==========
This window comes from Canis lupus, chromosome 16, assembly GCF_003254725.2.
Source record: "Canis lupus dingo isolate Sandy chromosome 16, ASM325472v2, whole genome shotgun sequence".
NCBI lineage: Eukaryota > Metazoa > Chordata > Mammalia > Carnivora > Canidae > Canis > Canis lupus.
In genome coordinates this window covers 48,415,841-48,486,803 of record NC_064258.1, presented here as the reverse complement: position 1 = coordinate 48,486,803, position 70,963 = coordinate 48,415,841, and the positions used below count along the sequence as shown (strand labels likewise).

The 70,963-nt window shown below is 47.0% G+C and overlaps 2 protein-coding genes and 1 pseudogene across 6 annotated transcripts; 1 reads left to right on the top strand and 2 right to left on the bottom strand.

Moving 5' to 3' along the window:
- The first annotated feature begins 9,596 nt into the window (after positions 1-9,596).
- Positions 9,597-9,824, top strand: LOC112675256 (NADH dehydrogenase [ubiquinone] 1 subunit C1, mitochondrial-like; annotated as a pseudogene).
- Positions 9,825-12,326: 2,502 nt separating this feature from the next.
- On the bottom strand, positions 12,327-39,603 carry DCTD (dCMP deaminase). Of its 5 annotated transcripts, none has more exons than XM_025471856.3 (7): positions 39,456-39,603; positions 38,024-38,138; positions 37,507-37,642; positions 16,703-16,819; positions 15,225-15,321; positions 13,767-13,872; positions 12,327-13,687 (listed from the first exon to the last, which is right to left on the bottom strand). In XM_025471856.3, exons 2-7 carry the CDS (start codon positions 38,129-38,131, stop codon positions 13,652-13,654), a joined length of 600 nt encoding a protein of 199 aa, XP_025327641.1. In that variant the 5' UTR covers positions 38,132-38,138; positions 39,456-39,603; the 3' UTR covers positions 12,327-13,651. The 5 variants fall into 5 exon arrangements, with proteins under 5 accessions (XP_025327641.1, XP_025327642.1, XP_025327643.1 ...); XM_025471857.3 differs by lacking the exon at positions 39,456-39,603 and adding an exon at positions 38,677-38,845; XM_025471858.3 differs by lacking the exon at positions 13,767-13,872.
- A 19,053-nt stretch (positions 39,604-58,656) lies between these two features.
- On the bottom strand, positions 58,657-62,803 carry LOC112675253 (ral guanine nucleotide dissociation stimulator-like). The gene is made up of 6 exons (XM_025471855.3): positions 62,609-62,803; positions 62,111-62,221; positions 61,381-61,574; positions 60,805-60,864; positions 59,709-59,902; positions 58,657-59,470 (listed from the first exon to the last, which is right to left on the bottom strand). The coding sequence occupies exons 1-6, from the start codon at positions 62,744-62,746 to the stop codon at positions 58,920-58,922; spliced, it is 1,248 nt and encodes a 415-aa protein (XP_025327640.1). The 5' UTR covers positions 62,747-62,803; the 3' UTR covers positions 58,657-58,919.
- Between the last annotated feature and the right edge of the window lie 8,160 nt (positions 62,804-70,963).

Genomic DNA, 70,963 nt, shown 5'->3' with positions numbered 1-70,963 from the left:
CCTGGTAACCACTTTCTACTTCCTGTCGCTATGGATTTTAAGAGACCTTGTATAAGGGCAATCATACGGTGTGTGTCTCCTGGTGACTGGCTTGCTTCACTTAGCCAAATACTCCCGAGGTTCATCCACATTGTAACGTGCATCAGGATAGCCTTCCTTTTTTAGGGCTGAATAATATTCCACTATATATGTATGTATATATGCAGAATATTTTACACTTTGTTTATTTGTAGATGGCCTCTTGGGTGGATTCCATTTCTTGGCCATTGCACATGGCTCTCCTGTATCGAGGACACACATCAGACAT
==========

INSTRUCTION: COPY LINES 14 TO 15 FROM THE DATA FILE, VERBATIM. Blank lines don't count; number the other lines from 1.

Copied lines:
Genomic DNA, 70,963 nt, shown 5'->3' with positions numbered 1-70,963 from the left:
CCTGGTAACCACTTTCTACTTCCTGTCGCTATGGATTTTAAGAGACCTTGTATAAGGGCAATCATACGGTGTGTGTCTCCTGGTGACTGGCTTGCTTCACTTAGCCAAATACTCCCGAGGTTCATCCACATTGTAACGTGCATCAGGATAGCCTTCCTTTTTTAGGGCTGAATAATATTCCACTATATATGTATGTATATATGCAGAATATTTTACACTTTGTTTATTTGTAGATGGCCTCTTGGGTGGATTCCATTTCTTGGCCATTGCACATGGCTCTCCTGTATCGAGGACACACATCAGACAT